"This is a valuable opportunity, as -- in addition to its own science goals -- the NEAR experiment is also a pathfinder for future planet-hunting instruments for the upcoming Extremely Large Telescope," says Markus Kasper, ESO's lead scientist for NEAR.
"NEAR is the first and (currently) only project that could directly image a habitable exoplanet. It marks an important milestone. Fingers crossed -- we are hoping a large habitable planet is orbiting Alpha Cen A or B" commented Olivier Guyon, lead scientist for Breakthrough Watch.
"Human beings are natural explorers," said Yuri Milner, founder of the Breakthrough Initiatives, "It is time we found out what lies beyond the next valley. This telescope will let us gaze across."
The data from the NEAR experiment are publicly available from the ESO archive under programme ID 2102.C-5011. A pre-processed and condensed package of all the data will be made available shortly after the campaign concludes. In addition, the Python-based high-contrast imaging data reduction tool PynPoint has been adapted to process NEAR data, and will be provided to members of the astronomical community who would like to use the data but do not have their own data reduction tools.
Breakthrough Watch is a global astronomical programme aiming to identify and characterise planets around nearby stars. The programme is run by an international team of experts in exoplanet detection and imaging.
The Breakthrough Initiatives are a suite of scientific and technological programmes, founded by Yuri Milner, investigating life in the Universe. Along with Breakthrough Watch, they include Breakthrough Listen, the largest ever astronomical search for signs of intelligent life beyond Earth, and Breakthrough Starshot, the first significant attempt to design and develop a space probe capable of reaching another star.
Yuri Milner founded Mail.ru Group in 1999 and under his leadership it became one of Europe's leading internet companies. He took that business public in 2010 and founded DST Global to focus on global internet investments. DST Global became one of the world's leading technology investors and its portfolio has included some of the world's most prominent internet companies, such as Facebook, Twitter, WhatsApp, Snapchat, Airbnb, Spotify, Alibaba, and others. Yuri lives in Silicon Valley with his family.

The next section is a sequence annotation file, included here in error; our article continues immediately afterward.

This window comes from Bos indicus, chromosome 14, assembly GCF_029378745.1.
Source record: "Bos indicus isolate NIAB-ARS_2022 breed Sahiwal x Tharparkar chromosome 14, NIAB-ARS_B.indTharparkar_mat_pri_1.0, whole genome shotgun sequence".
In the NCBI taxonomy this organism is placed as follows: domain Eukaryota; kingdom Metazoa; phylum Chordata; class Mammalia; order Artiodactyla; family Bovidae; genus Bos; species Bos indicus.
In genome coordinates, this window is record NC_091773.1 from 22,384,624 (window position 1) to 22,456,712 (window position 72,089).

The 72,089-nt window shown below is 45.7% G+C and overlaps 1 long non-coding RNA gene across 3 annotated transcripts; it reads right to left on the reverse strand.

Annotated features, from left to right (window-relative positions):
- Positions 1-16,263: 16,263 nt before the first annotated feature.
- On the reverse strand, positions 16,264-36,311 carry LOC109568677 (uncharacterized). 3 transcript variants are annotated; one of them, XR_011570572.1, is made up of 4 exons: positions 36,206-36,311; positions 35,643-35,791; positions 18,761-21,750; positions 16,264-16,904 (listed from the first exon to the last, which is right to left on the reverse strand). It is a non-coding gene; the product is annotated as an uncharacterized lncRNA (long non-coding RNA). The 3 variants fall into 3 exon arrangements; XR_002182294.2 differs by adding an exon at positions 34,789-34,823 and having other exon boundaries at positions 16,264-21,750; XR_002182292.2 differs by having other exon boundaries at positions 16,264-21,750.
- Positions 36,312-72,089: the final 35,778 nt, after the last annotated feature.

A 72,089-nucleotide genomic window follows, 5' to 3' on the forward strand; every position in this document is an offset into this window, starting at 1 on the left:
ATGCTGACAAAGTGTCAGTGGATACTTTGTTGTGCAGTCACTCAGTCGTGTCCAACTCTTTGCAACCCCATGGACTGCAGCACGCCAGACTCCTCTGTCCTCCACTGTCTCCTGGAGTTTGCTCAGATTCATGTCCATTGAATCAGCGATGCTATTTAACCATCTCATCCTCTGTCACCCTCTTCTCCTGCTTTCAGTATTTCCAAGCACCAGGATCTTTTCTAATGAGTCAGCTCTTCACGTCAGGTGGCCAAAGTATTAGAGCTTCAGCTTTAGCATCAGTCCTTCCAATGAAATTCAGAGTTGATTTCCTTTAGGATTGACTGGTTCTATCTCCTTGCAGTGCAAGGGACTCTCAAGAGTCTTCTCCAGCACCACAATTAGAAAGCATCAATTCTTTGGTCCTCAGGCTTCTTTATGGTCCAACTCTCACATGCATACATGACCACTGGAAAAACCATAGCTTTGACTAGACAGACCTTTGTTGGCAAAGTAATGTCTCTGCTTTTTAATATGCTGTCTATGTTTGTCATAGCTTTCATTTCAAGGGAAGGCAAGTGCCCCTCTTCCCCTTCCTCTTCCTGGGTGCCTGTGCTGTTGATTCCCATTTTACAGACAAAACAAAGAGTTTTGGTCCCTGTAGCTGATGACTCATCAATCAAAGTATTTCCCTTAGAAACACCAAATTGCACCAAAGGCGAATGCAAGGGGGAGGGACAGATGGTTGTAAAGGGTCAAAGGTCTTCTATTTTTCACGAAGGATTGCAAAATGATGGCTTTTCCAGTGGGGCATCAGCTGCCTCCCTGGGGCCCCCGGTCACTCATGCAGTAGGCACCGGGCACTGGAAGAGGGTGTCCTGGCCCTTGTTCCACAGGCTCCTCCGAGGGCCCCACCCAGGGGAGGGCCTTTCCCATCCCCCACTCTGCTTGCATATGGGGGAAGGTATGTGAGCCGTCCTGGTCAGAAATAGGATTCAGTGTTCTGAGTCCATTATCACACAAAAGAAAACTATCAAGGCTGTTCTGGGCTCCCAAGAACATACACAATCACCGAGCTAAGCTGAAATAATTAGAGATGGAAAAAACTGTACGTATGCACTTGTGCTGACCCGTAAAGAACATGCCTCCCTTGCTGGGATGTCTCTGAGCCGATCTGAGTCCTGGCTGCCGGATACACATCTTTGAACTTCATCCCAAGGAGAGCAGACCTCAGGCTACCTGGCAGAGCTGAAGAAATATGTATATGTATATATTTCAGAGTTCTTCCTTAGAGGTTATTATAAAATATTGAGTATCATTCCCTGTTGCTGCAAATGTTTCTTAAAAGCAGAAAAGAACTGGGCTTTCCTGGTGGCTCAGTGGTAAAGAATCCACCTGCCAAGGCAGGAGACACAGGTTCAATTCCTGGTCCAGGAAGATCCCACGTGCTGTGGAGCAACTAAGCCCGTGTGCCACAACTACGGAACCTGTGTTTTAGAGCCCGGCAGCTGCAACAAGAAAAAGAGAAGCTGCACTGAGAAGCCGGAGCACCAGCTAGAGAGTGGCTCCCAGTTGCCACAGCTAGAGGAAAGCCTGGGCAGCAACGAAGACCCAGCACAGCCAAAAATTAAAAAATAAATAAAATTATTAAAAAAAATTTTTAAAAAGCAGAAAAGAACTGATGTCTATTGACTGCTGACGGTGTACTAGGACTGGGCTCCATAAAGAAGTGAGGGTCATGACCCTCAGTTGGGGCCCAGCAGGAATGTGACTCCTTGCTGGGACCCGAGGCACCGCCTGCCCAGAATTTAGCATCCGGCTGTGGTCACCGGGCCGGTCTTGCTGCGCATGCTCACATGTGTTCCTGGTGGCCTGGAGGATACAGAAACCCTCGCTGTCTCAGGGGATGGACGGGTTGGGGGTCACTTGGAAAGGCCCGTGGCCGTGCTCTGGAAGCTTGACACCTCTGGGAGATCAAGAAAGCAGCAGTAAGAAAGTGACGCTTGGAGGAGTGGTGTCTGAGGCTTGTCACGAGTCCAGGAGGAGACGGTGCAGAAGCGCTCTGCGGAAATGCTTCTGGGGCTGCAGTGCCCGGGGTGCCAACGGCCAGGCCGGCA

Yuri graduated in 1985 with an advanced degree in theoretical physics and subsequently conducted research in quantum field theory. Yuri and his wife Julia, partnered with Sergey Brin, Priscilla Chan and Mark Zuckerberg, Pony Ma, and Anne Wojcicki to fund the Breakthrough Prizes -- the world's largest scientific awards, honouring important, primarily recent, achievements in Fundamental Physics, Life Sciences and Mathematics. In July 2015, together with Stephen Hawking, Yuri launched the $100 million Breakthrough Listen initiative to reinvigorate the search for extraterrestrial intelligence in the Universe, and in April 2016 they launched Breakthrough Starshot -- a $100 million research and engineering programme seeking to develop a technology for interstellar travel.
ESO is the foremost intergovernmental astronomy organisation in Europe and the world's most productive ground-based astronomical observatory by far. It has 16 Member States: Austria, Belgium, the Czech Republic, Denmark, France, Finland, Germany, Ireland, Italy, the Netherlands, Poland, Portugal, Spain, Sweden, Switzerland and the United Kingdom, along with the host state of Chile and with Australia as a Strategic Partner. ESO carries out an ambitious programme focused on the design, construction and operation of powerful ground-based observing facilities enabling astronomers to make important scientific discoveries. ESO also plays a leading role in promoting and organising cooperation in astronomical research. ESO operates three unique world-class observing sites in Chile: La Silla, Paranal and Chajnantor. At Paranal, ESO operates the Very Large Telescope and its world-leading Very Large Telescope Interferometer as well as two survey telescopes, VISTA working in the infrared and the visible-light VLT Survey Telescope. Also at Paranal ESO will host and operate the Cherenkov Telescope Array South, the world's largest and most sensitive gamma-ray observatory. ESO is also a major partner in two facilities on Chajnantor, APEX and ALMA, the largest astronomical project in existence. And on Cerro Armazones, close to Paranal, ESO is building the 39-metre Extremely Large Telescope, the ELT, which will become "the world's biggest eye on the sky".
ESO's Very Large Telescope (https:/
* NEAR overview in The Messenger - https:/
* Breakthrough Initiatives website - https:/
* PynPoint Data Reduction Tool - https:/